Street food in Bangkok is so prevalent that locals often don’t use or even have their own kitchens at home. But not all street food is created equal. Thankfully, even if you have the misfortune of stumbling onto a mediocre meal, it isn’t really going to set you back much. Rather than gamble though, take a good recommendation: Sukhumvit Soi 38, a side street just beneath the Thong Lor SkyTrain station known for its street food.
Sometime around 6 p.m. the little street stands start coming to life, but there are three main attractions at this curbside culinary institute. All are congregated in the first entryway on the right as you leave the main road where you will find some limited but quickly vacating tables. The first cart is arguably the best mango and sticky rice that ever was. No one seems to escape the street without ordering some. The second is a noodle cart serving up perfect bamee kiew moo daeng (yellow noodles, dumplings with red pork). And finally, there’s “the phat thai guy.” This fellow is a bit of a, um, wok star? His assistants show up with the food and cart long before he arrives, and they wait — along with a small crowd of hungry people who periodically check their watches — until he rolls in about an hour after the rest of the vendors. The guy’s food is tremendous and a couple of clips from Bangkok publications taped to his cart acknowledge that his reputation goes far beyond Soi 38.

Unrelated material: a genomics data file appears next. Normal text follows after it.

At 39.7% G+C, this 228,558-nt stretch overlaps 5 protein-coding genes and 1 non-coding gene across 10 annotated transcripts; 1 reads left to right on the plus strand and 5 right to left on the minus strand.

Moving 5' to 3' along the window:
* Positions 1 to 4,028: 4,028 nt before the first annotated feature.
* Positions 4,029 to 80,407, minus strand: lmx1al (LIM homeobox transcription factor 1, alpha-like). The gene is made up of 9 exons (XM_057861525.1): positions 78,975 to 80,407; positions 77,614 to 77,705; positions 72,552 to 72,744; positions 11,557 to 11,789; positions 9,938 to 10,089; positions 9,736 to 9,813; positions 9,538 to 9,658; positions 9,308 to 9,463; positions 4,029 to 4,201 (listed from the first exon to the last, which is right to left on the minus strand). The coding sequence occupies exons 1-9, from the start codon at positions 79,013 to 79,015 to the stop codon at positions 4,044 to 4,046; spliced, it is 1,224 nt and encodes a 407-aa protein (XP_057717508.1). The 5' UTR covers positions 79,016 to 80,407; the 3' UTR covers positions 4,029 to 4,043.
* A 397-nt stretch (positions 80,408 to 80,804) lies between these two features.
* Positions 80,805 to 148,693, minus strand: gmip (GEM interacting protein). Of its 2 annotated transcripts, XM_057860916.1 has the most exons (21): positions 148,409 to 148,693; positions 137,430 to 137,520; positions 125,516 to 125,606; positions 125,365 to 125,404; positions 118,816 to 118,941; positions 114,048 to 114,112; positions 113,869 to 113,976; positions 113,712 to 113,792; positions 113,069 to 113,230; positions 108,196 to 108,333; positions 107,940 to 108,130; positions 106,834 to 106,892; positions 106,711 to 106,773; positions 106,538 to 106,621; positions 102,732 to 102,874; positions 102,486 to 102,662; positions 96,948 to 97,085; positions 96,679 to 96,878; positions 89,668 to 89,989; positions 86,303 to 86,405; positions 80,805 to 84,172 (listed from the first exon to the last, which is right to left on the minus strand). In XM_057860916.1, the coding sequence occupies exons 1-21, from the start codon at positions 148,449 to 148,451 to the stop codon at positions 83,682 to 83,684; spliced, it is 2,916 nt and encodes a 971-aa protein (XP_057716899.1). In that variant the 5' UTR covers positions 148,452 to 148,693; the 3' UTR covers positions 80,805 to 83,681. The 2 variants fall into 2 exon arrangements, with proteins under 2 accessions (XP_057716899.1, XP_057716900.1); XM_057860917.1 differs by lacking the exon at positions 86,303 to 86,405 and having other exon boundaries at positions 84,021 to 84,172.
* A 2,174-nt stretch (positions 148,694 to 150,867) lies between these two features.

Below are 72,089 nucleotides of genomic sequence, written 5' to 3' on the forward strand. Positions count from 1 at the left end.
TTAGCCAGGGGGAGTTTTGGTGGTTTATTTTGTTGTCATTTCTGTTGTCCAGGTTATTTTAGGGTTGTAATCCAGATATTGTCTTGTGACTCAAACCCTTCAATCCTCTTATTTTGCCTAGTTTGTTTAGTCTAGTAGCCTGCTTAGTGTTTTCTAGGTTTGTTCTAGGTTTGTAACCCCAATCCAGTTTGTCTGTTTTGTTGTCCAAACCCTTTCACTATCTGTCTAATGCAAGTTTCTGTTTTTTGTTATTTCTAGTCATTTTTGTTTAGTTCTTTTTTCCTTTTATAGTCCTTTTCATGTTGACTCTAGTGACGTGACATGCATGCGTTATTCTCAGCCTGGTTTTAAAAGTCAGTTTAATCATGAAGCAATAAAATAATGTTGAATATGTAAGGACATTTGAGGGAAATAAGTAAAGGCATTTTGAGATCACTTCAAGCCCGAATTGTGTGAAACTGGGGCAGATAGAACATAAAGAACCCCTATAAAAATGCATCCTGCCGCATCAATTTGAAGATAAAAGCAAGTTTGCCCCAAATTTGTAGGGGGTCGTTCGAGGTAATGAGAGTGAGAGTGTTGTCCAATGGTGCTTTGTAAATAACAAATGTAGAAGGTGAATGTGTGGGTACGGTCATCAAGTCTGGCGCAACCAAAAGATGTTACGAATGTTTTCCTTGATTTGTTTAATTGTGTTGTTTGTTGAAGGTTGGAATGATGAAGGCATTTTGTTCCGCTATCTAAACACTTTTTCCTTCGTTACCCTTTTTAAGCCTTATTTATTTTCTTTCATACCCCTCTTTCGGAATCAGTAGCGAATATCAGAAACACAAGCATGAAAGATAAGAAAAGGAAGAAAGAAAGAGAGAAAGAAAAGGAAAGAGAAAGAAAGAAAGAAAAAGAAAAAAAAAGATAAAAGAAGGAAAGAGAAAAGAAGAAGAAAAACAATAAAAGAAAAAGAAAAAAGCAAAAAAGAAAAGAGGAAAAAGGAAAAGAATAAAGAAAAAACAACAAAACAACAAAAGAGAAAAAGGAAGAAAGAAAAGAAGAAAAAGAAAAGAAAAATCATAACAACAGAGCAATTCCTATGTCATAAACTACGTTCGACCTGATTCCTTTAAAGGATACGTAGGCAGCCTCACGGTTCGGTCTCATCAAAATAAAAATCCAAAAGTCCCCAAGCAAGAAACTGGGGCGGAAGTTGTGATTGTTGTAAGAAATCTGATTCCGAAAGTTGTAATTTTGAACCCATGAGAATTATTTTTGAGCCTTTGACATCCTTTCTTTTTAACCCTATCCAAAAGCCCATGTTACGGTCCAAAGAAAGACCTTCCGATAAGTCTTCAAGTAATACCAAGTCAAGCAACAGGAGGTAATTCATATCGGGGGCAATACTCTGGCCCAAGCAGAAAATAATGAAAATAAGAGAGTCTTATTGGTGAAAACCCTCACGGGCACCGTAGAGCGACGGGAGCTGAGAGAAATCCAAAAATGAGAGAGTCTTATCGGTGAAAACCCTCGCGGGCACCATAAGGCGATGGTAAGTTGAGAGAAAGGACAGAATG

There are, of course, many other good places to dine from assorted carts. The Suan Lum Night Bazaar is one. Shop, see a traditional puppet show, and then when you’re hungry find an open table and mix and match your vendors. This is not a bad place for a cold beer either. Chinatown is wicked good too. Vendors line the sidewalks and set out small tables with plastic stools. Khao San Road is another popular street food hotspot, but detractors will argue many of the dishes here are tweaked for the western palette. A good place that doesn’t pull its peppery punch is actually a restaurant that spills onto the sidewalk. Suda does get quite the Western crowd, but doesn’t seem to show any mercy when applying some Thai heat to the recipes. Prices aren’t much more than the street carts and the menu is quite varied. Much like Soi 38 it is easily reached by SkyTrain. Get off at Asoke Station and look for Soi 14 right under the station.